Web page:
While the training of a quantum workforce is a long and ongoing process, it provides an opportunity to increase employee diversity within this workforce. Within the quantum industry, and even technology industry as a whole, such diversity is lacking, with notable under representation of specifically women and minorities. This lack of representation may be fostered in universities, particularly in majors like engineering or physics. Recipients of these degrees have historically had a lower ratio of women or other marginalized groups, thereby skewing the workforce toward being white and male. According to a 2016 survey from EngineeringUK, women only made up 12% of engineering for any sector. Physics isn't much better when it comes to diversity, as a 2020 article from IBM stated that: "In the field of physics, Black Americans represent only 1% of total PhD’s. And the number of Black students graduating with a physics PhD, has been decreasing since 2012." These statistics, while not surprising to some, show that the college majors typically supplying the quantum workforce may play a significant role in the under representation of these minorities.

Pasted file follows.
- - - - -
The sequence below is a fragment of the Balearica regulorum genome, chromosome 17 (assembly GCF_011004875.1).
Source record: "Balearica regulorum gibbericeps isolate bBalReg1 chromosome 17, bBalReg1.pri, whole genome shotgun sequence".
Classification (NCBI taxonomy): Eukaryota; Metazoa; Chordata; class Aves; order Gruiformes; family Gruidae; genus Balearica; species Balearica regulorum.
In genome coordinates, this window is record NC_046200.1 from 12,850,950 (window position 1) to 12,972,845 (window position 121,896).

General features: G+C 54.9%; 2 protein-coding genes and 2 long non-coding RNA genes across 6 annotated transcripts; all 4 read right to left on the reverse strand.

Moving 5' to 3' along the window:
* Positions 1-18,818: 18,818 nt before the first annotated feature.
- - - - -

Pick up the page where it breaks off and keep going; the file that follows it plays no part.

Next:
Another theory on to the origins of this under representation is postulated by Dr. Tina Brower-Thomas, Assistant Research Professor, Howard University Graduate School and Executive Director Center Integrated Quantum Materials Brower-Thomas believes the stage is already set for a lack of diversity within the quantum workforce and it is indelibly tied to the gap in resources and infrastructure at minority serving institutions. “If allowed to persist, we will face a twenty-first century “quantum, digital divide”, said Brower-Thomas. She further explained that the term digital divide, coined in the late twentieth century, refers to the acknowledged lack of reliable and affordable internet access in rural and low-income communities: “K-12 schools, community colleges and universities that serve underserved communities need access to the tools of education and research that allow youth an early exposure to quantum. Early exposure is essential to preparing the future workforce. I firmly believe that ability is certainly a necessary factor in preparing the quantum workforce, but we cannot underestimate access and experience”.